While I am strongly in favour of diversion and of the measures announced by the NT Government, I think there needs to be increased funding and a range of alternatives that involve local aboriginal communities.

In general, youth diversion, and the non-government organisations that are contracted to run the programs associated with diversion are under-resourced. There are often huge waiting lists, which means many young offenders have to wait as long as three months to access the diversion program. If there was more resourcing, it would mean that more children could go through the program at a faster rate – while it’s still relatively close to the offending, which will make the program more meaningful.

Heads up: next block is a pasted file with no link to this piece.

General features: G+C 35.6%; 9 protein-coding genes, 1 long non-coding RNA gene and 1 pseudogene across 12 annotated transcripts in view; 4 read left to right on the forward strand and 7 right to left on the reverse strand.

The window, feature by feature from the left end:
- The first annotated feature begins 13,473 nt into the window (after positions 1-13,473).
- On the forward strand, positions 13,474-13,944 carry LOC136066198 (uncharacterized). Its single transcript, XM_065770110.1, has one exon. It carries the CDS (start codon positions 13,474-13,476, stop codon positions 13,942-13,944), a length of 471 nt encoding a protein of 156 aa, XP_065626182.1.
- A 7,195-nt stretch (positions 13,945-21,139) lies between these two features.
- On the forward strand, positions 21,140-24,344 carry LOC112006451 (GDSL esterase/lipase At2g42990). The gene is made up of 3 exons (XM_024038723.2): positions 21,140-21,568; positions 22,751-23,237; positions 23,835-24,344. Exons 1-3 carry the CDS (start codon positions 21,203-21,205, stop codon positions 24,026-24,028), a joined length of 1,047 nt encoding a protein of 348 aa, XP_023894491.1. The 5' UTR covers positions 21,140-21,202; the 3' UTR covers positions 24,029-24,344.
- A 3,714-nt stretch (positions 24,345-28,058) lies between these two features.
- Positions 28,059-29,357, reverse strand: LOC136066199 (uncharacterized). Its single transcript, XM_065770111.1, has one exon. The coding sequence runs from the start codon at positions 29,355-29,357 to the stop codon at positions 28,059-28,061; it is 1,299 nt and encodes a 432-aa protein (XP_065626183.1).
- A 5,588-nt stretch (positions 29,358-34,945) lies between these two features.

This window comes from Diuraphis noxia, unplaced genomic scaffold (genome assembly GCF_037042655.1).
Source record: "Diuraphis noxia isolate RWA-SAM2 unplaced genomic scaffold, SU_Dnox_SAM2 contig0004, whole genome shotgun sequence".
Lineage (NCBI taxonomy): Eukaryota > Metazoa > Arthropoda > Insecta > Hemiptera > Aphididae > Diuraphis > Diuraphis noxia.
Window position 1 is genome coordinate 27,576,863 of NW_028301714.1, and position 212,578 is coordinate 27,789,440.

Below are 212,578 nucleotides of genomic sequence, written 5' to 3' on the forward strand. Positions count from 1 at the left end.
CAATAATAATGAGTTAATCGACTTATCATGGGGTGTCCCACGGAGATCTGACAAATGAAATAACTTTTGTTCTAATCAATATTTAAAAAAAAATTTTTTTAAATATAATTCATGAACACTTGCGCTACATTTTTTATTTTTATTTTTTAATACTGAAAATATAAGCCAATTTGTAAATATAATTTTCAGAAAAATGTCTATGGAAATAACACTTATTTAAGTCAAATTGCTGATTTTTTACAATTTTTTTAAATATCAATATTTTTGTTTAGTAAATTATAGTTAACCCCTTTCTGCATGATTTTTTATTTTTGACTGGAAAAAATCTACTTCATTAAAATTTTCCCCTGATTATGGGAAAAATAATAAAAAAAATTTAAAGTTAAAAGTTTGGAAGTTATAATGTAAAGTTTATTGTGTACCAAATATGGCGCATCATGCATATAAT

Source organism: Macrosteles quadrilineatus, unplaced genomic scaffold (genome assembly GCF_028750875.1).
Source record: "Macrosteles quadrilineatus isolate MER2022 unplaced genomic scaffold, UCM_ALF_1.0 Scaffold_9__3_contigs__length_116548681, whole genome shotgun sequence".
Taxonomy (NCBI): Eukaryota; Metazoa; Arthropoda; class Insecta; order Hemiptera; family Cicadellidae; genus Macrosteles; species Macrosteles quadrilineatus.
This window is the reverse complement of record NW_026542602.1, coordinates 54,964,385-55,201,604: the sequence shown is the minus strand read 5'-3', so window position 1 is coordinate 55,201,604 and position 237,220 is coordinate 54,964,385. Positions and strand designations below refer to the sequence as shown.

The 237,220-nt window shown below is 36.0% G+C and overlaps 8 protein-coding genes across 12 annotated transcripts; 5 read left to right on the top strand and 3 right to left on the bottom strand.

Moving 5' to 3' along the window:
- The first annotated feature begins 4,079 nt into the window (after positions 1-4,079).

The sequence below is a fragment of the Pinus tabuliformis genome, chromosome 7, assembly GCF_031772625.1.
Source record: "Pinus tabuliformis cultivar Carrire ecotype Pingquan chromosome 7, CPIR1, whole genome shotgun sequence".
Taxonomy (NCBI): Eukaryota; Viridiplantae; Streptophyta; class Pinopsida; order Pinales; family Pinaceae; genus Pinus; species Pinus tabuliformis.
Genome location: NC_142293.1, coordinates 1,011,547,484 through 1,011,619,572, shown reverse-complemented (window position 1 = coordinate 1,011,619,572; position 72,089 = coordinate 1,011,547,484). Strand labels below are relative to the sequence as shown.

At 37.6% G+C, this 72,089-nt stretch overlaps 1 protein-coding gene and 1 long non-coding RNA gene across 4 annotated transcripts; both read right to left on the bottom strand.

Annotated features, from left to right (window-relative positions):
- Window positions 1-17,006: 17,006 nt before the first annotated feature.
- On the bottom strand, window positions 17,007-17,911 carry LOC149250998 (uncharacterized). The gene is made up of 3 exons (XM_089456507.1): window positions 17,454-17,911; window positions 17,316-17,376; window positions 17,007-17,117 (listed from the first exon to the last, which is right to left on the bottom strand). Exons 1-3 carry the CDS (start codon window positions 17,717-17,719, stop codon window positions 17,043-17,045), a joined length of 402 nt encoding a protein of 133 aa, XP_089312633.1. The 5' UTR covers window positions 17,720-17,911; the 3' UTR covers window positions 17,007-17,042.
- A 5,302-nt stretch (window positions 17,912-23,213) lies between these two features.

Since moving to Victoria, what do you think are the main challenges for Indigenous Victorian youth?

Each young person must be treated as an individual and as such a one size fits all response to youth offending will be ineffective. In relation Aboriginal and Torres Strait Islanders, there are so many different nations – different clan groups and different systems of law and responsibilities. What may work in one community may not be effective in another. That is why it is important to involve and empower Aboriginal communities, organisations and families in the design and implementation of alternative strategies to ensure culturally appropriate community driven solutions.

We need greater investment in early prevention mechanisms and diversionary options.

Recently, the Victorian government announced that it would be introducing more guards at youth facilities, as well as allow guards to be armed. What are the wider implications of a move toward a more punitive system for young people in detention?